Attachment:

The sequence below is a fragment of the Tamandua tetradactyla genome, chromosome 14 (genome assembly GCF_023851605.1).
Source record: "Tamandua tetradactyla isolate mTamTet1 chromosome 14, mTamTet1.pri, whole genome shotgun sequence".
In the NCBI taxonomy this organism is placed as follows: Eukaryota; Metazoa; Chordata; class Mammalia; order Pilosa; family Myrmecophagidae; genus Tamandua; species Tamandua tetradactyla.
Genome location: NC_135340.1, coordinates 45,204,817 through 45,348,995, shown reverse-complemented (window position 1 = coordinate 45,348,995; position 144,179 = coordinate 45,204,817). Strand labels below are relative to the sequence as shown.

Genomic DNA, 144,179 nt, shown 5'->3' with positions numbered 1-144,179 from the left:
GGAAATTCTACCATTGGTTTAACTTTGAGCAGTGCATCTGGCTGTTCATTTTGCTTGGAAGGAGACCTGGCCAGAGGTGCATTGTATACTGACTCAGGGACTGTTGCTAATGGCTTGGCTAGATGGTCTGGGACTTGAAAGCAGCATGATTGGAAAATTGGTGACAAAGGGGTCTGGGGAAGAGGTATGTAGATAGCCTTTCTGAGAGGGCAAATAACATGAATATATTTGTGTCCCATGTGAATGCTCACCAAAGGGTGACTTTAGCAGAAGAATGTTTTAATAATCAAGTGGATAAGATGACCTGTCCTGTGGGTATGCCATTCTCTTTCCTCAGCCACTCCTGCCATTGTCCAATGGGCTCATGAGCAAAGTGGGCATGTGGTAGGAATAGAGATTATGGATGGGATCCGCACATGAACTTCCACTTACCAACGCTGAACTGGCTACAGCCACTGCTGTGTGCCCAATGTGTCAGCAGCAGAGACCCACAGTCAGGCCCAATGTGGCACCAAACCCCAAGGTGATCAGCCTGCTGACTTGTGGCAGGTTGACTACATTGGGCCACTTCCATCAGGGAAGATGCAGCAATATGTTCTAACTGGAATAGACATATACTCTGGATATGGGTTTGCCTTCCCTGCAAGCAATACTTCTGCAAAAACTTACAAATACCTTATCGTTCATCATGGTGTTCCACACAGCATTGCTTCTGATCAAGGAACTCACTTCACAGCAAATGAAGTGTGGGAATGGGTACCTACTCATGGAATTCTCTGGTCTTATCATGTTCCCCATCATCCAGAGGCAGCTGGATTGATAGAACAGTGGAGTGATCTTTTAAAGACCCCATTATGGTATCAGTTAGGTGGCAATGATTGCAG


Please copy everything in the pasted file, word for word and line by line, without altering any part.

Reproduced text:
The sequence below is a fragment of the Tamandua tetradactyla genome, chromosome 14 (genome assembly GCF_023851605.1).
Source record: "Tamandua tetradactyla isolate mTamTet1 chromosome 14, mTamTet1.pri, whole genome shotgun sequence".
In the NCBI taxonomy this organism is placed as follows: Eukaryota; Metazoa; Chordata; class Mammalia; order Pilosa; family Myrmecophagidae; genus Tamandua; species Tamandua tetradactyla.
Genome location: NC_135340.1, coordinates 45,204,817 through 45,348,995, shown reverse-complemented (window position 1 = coordinate 45,348,995; position 144,179 = coordinate 45,204,817). Strand labels below are relative to the sequence as shown.

Genomic DNA, 144,179 nt, shown 5'->3' with positions numbered 1-144,179 from the left:
GGAAATTCTACCATTGGTTTAACTTTGAGCAGTGCATCTGGCTGTTCATTTTGCTTGGAAGGAGACCTGGCCAGAGGTGCATTGTATACTGACTCAGGGACTGTTGCTAATGGCTTGGCTAGATGGTCTGGGACTTGAAAGCAGCATGATTGGAAAATTGGTGACAAAGGGGTCTGGGGAAGAGGTATGTAGATAGCCTTTCTGAGAGGGCAAATAACATGAATATATTTGTGTCCCATGTGAATGCTCACCAAAGGGTGACTTTAGCAGAAGAATGTTTTAATAATCAAGTGGATAAGATGACCTGTCCTGTGGGTATGCCATTCTCTTTCCTCAGCCACTCCTGCCATTGTCCAATGGGCTCATGAGCAAAGTGGGCATGTGGTAGGAATAGAGATTATGGATGGGATCCGCACATGAACTTCCACTTACCAACGCTGAACTGGCTACAGCCACTGCTGTGTGCCCAATGTGTCAGCAGCAGAGACCCACAGTCAGGCCCAATGTGGCACCAAACCCCAAGGTGATCAGCCTGCTGACTTGTGGCAGGTTGACTACATTGGGCCACTTCCATCAGGGAAGATGCAGCAATATGTTCTAACTGGAATAGACATATACTCTGGATATGGGTTTGCCTTCCCTGCAAGCAATACTTCTGCAAAAACTTACAAATACCTTATCGTTCATCATGGTGTTCCACACAGCATTGCTTCTGATCAAGGAACTCACTTCACAGCAAATGAAGTGTGGGAATGGGTACCTACTCATGGAATTCTCTGGTCTTATCATGTTCCCCATCATCCAGAGGCAGCTGGATTGATAGAACAGTGGAGTGATCTTTTAAAGACCCCATTATGGTATCAGTTAGGTGGCAATGATTGCAG